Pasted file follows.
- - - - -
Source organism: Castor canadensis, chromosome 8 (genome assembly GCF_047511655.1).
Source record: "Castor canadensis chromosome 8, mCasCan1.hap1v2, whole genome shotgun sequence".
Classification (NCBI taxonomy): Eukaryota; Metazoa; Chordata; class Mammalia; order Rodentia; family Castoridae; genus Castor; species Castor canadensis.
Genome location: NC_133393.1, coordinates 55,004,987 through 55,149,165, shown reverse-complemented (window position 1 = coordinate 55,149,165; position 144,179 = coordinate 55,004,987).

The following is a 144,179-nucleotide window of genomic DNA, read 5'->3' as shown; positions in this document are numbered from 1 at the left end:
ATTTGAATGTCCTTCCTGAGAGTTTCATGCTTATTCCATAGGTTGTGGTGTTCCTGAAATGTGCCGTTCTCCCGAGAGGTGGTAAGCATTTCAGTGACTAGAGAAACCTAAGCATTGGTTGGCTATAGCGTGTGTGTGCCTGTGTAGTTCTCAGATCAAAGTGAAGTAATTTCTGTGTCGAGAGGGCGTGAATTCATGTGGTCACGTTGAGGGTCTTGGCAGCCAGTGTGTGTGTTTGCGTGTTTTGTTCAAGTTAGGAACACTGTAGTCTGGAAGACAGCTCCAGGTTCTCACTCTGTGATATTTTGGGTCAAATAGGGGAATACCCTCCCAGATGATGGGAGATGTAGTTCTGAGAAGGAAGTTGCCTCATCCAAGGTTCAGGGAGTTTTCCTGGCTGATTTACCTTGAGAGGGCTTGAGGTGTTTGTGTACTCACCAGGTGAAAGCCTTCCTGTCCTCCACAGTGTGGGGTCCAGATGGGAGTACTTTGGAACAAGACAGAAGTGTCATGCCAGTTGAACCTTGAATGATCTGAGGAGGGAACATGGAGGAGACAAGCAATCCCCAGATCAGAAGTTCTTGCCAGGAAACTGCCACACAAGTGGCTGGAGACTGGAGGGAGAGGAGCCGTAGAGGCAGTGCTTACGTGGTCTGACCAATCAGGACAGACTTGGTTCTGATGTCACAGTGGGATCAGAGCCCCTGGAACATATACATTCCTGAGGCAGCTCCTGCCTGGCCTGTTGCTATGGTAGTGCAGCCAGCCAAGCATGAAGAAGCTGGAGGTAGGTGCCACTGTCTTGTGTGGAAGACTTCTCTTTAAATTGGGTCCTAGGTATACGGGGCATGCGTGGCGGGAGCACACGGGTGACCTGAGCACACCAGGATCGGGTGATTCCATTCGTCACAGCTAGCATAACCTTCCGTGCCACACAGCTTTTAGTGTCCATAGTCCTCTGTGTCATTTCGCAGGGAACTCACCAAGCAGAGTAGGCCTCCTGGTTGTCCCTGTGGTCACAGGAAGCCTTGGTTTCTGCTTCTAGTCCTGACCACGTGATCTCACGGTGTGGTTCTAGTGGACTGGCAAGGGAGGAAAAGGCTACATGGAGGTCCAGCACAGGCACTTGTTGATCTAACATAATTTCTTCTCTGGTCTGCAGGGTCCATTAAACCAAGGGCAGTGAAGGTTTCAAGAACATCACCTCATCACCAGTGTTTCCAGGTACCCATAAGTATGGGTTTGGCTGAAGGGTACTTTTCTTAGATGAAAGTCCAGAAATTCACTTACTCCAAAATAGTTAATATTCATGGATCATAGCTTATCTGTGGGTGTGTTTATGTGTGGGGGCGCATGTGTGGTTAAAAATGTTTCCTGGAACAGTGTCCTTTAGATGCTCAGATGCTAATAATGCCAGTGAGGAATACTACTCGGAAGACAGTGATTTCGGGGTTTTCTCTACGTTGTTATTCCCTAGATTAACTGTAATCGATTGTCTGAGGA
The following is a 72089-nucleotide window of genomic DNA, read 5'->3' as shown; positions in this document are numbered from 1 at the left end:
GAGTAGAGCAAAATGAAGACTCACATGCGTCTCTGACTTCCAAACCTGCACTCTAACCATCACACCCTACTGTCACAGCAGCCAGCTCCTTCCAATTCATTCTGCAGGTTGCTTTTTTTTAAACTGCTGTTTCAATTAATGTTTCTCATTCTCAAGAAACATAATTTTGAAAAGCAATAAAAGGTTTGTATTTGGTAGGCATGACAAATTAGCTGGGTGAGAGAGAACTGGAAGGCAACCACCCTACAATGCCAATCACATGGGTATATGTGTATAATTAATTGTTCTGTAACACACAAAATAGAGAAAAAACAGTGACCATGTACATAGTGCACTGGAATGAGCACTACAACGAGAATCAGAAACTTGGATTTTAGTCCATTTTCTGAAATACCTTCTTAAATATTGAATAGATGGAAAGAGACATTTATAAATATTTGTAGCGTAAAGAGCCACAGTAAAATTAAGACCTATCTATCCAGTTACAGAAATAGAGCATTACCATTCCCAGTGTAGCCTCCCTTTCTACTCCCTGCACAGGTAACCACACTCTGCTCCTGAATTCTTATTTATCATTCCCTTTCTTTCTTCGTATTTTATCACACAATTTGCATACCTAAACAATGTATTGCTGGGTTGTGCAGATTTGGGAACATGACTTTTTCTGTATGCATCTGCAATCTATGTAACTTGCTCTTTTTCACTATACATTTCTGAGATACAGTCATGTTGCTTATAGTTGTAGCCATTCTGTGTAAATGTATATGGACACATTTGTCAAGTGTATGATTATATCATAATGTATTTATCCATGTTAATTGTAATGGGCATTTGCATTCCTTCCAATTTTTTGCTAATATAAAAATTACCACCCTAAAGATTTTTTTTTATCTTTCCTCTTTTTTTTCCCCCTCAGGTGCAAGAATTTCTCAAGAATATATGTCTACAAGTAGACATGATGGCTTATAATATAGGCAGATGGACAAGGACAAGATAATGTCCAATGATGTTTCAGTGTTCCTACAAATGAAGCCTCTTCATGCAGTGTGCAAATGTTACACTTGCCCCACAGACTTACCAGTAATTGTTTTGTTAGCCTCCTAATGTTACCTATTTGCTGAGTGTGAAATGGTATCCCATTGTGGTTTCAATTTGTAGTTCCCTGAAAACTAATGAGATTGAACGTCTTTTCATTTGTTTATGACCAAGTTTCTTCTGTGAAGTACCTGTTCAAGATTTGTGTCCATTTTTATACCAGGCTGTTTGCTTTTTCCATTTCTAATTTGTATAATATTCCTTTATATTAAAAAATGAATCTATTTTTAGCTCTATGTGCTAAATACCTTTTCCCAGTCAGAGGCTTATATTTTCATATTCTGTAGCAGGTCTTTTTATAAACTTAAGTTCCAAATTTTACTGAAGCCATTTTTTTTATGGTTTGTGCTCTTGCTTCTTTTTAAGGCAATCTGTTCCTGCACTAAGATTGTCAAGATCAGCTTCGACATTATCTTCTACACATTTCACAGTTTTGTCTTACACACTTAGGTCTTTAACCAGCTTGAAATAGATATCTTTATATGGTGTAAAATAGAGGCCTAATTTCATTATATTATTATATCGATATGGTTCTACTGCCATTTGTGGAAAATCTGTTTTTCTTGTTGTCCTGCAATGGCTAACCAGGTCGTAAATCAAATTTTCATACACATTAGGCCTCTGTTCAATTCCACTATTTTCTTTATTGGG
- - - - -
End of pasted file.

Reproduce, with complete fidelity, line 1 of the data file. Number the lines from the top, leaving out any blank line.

Source organism: Castor canadensis, chromosome 8 (genome assembly GCF_047511655.1).